Butterfly: Wingspan: ¾ - 1 inch (2.2 - 2.5 cm). Various amounts of bright olive green and rusty brown on underwing surfaces. Forewing has a straight submarginal white band and orange scaling along the trailing edge. The hindwing has two short tails. There are small white bars toward the base and an irregular white band across the middle that is edged on the inside with rusty brown. Upper surfaces are seldom seen, but are generally brown or brown with rusty scales. Males have a gray stigma patch on the forewing.
ID Tip: Green and rusty brown. On wing underside, forewing band of white is aligned.
Egg: Light green, flattened disc. Laid singly on host.
Caterpillar: Bright green with bold white dashes that make it highly camouflaged with cedar foliage.
Chrysalis: Dark brown, and pellet shaped. It is the overwintering stage.
Look for Juniper Hairstreaks wherever stands of red cedar are accompanied by small, nectar-rich flowers. Juniper Hairstreaks appear shockingly green when viewed alone, but perched on cedar twigs (which they often are), they blend invisibly with its foliage. They are so difficult to detect that the time-honored method for locating them involves vigorously shaking or tapping cedar tress, causing butterflies to swirl up before re-alighting. Look at the top of the tallest Eastern Red Cedar in the area to see if male Junipers may be perching and then swirling at its top.
Juniper Hairstreaks begin to fly in early spring and at least two broods occur in Alabama. They probably oocur throughout the state since their red cedar host is so common and widespread.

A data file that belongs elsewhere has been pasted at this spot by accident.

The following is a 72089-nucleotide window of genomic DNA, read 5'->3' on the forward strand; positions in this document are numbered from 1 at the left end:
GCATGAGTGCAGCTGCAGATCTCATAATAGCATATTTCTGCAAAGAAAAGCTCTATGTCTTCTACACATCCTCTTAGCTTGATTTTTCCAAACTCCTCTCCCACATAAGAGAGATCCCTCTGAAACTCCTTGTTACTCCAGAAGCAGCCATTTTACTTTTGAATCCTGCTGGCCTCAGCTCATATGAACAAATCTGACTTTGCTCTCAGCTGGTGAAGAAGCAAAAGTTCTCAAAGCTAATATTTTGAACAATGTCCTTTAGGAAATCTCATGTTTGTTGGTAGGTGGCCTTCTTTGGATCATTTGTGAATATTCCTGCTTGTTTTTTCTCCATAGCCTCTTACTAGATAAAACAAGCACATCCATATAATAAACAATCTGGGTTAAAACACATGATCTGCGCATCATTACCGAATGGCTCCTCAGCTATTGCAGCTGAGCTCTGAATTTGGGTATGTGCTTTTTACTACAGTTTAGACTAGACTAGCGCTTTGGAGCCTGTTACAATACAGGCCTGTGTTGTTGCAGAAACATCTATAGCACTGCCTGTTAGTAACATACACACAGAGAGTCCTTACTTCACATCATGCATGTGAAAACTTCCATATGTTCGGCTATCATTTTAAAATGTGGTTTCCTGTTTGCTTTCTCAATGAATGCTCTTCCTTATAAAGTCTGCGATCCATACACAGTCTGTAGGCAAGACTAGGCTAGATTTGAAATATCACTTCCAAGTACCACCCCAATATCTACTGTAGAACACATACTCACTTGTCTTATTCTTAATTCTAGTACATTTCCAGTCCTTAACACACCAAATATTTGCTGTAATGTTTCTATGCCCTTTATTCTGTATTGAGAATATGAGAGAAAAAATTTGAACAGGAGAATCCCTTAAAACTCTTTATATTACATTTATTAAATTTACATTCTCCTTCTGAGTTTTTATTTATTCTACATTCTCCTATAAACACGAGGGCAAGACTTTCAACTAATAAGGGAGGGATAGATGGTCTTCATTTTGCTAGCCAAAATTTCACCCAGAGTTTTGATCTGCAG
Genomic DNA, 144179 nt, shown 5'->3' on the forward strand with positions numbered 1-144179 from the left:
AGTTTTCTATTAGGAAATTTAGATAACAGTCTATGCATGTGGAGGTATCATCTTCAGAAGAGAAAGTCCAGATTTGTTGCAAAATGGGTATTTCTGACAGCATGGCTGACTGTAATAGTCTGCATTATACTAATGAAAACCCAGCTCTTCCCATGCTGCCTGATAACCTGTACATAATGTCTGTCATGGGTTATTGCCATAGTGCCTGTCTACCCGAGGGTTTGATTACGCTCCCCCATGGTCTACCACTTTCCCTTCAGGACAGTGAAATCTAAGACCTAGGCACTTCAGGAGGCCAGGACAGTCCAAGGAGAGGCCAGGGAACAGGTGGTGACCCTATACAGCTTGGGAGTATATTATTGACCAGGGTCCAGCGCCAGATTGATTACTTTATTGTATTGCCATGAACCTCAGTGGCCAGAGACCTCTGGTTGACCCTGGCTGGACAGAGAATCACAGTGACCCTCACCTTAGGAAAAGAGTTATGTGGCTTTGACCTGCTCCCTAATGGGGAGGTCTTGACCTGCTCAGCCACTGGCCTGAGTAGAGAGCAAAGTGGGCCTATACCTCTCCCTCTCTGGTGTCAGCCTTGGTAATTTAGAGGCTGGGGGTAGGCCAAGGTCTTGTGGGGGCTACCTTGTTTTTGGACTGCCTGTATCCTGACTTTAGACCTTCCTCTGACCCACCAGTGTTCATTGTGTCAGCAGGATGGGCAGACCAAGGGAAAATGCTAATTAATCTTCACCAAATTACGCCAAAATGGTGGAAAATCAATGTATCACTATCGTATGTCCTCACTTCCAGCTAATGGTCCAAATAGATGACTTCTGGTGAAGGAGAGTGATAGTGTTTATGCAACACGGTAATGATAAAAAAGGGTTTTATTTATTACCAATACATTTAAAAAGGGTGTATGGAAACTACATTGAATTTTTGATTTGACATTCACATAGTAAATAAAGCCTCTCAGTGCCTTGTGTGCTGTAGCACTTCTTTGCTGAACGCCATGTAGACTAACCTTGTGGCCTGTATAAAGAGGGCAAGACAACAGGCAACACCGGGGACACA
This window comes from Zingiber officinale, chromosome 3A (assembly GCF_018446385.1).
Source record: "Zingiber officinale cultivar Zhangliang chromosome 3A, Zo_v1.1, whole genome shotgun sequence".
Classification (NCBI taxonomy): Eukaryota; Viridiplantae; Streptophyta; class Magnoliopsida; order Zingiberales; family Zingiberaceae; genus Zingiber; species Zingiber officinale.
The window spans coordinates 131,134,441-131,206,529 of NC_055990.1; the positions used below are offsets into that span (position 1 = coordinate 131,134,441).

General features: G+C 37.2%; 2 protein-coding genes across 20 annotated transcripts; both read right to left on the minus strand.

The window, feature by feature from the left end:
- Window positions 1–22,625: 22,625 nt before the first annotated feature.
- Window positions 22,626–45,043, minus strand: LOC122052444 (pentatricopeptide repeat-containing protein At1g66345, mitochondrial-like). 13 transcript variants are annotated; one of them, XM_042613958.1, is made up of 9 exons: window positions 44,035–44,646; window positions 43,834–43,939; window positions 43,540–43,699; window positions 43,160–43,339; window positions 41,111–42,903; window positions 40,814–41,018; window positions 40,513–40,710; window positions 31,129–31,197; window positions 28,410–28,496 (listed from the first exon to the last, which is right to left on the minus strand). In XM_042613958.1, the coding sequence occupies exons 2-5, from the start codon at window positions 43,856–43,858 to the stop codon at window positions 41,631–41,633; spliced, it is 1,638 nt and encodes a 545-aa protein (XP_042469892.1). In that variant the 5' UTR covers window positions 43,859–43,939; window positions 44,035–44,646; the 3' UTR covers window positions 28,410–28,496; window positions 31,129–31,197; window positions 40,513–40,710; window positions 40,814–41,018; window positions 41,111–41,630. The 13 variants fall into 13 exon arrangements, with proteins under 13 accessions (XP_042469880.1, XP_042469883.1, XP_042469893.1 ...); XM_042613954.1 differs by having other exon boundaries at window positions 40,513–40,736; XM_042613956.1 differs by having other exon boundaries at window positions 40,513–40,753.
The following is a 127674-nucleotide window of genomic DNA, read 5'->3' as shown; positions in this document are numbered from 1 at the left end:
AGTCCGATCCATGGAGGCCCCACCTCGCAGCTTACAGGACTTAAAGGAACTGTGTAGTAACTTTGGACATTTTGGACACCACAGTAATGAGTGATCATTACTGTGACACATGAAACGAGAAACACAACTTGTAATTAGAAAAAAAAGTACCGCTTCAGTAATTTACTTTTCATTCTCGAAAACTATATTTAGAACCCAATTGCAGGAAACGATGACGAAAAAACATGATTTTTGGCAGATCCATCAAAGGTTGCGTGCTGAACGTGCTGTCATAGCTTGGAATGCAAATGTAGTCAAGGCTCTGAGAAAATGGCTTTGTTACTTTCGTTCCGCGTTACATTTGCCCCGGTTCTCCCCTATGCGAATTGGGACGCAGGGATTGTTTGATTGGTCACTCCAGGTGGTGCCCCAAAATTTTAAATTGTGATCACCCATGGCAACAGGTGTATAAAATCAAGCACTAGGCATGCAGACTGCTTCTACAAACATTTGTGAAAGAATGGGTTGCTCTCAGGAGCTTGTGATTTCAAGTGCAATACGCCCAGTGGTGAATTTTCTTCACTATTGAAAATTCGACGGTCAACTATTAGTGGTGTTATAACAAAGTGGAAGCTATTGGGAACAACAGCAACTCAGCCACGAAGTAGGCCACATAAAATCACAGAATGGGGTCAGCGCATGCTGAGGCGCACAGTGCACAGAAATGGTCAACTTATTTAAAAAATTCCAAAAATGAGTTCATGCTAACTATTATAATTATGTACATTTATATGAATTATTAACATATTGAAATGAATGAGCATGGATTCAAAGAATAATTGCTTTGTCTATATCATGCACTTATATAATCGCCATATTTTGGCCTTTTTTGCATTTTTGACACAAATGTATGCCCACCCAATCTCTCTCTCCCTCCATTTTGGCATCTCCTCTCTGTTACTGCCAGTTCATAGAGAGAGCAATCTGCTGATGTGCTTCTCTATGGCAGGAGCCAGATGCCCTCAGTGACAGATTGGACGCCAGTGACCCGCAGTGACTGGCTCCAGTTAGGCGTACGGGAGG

A dot on the county map indicates that there is at least one documented record of the species within that county. In some cases, a species may be common throughout the county, in others it may be found in only a specific habitat. The High Count information shows the highest numbers recorded for this species as well as when and where they occurred.
The sightings bar graphs depict the timing of flight(s) within each of three geographic regions. Place your cursor on a bar within the graph to see the number of individuals recorded during that period.
The abundance calendar displays the total number of individuals recorded within each week of the month. Both the graphs and the calendar are on based data collection that began in 2000.
The records analyzed here are only a beginning. As more data is collected, these maps and graphs will paint a more accurate picture of distribution and abundance in Alabama. Submit your sightings to email@example.com.
Sightings in the following counties: Baldwin, Bibb, Blount, Calhoun, Chilton, Choctaw, Colbert, Coosa, Covington, Dallas, DeKalb, Jackson, Jefferson, Lawrence, Madison, Marion, Marshall, Morgan, Perry, Pickens, Randolph, Shelby, Sumter, Talladega, Tuscaloosa, Winston
View county names by moving the mouse over a county or view a map with county names
Open areas that are alkaline and support red cedars. These include roadsides, old fields, and pastures as well as Blackland prairies, granite outcrops, and cedar glades.
Red Cedars (Juniperus virginiana) are the sole known hosts.
Eastern Red Cedar has been verified in Alabama.
For more information about these plants, please visit the Alabama Plant Atlas using the links above.
Tall red cedars near nectar sources may attract Juniper Hairstreaks. Do not limb up your cedar trees since this renders them useless as hairstreak hosts. Research from the University of Florida has shown that female Junipers choose trees with natural shapes for egg placement. These trees have a rich layer of “duff” (decaying organic matter) underneath that shelters and helps protect chrysalides from the elements.
In addtion to their cedar host, Juniper Hairstreaks are attracted by small-flowered nectar plants. Favorites include mountain mints (Pycnanthemum spp.) and milkweeds (Asclepias spp.).